2. Occupational profile of workers including duration of employment, working hours per day, and use of personal protective equipment in workplace.
  3. Potential risk factors for TB such as lack of Bacillus Calmette–Guérin (BCG) vaccination, TB contact in the family, close friend, or at the working place, medical comorbidity, and prolonged use of immunosuppressive drugs.
  4. Full clinical examination: general and local examination to exclude extrapulmonary TB, and detection of BCG scar.
  5. Screening tools:
    1. Tuberculin skin test according to the American Thoracic Society/Centers for Disease Control and Prevention [6] recommendation.
    2. Posteroanterior chest radiography.
    3. Sputum Ziehl–Neelsen stains were performed only for those with abnormal chest radiography
  6. Knowledge of TB in terms of cause, clinical picture, modes of transmission, prevention, and control of the disease was assessed.

The questionnaire was completed over 15–20 min.

Knowledge scoring system

The total knowledge questionnaire included five topics of 19 items. Calculation of the knowledge score was carried out as follows: for each individual item, correct answers were recorded as ‘1’ and ‘incorrect’ or ‘do not know’ answers as ‘0’. An aggregate measure was then computed, summing the values of each topic divided by the number of items to obtain the average score for each participant. These scores were converted into a percent score. The total score was represented as four grades [7].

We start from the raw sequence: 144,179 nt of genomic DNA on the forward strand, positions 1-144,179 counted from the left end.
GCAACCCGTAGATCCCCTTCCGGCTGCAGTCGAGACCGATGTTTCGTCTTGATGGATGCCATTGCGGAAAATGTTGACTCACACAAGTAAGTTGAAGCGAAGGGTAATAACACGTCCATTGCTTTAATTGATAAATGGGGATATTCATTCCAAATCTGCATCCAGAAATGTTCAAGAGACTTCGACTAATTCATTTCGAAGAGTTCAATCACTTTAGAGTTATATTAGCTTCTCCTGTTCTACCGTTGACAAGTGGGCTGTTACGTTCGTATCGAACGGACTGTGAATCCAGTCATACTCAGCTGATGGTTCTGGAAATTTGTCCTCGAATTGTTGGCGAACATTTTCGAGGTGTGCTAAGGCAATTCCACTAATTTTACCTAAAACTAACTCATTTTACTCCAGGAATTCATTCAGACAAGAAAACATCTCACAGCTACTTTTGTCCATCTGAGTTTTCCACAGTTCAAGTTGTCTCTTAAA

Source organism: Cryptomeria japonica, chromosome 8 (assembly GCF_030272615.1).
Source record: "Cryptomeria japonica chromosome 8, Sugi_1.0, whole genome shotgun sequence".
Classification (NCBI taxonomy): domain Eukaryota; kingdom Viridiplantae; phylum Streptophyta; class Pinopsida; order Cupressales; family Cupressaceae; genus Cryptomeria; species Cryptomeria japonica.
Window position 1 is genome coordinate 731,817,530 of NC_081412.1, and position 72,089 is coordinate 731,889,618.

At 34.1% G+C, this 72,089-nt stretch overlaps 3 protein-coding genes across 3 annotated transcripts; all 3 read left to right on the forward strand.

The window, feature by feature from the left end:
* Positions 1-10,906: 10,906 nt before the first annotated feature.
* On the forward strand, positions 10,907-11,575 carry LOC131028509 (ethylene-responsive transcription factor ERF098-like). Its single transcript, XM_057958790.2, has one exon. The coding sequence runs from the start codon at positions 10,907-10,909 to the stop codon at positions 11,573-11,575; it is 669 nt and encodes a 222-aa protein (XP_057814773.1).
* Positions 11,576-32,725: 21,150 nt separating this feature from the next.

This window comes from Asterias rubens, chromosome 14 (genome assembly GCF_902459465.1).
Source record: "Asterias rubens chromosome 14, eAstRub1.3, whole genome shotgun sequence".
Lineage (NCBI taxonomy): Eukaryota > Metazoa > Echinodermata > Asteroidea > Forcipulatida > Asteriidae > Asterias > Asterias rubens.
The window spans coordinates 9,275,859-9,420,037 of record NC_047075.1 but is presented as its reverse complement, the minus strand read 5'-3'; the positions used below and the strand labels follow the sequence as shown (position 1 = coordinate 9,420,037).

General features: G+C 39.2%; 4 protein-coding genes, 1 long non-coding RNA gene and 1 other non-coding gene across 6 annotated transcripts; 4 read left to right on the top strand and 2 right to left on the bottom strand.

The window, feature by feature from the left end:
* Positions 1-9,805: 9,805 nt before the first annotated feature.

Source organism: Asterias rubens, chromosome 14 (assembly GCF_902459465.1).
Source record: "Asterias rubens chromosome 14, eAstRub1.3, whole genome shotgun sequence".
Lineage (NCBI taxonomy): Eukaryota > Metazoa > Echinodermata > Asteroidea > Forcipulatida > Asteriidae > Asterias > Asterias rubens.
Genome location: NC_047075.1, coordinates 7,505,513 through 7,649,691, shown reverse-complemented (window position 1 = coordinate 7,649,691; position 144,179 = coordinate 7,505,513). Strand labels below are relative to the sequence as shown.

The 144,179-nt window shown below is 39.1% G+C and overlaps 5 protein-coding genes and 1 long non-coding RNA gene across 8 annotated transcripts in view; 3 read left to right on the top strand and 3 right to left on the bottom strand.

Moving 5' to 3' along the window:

Poor (no knowledge at all): 0–25%, low: 26–50%, moderate: 51–75%, and high: greater than 75%.

Statistical analysis

Data were analyzed using statistical package for the social sciences version 15 (SPSS Inc., Chicago, Illinois, USA). Qualitative data were presented as number and percent. Comparison between groups was carried out using the χ2-test.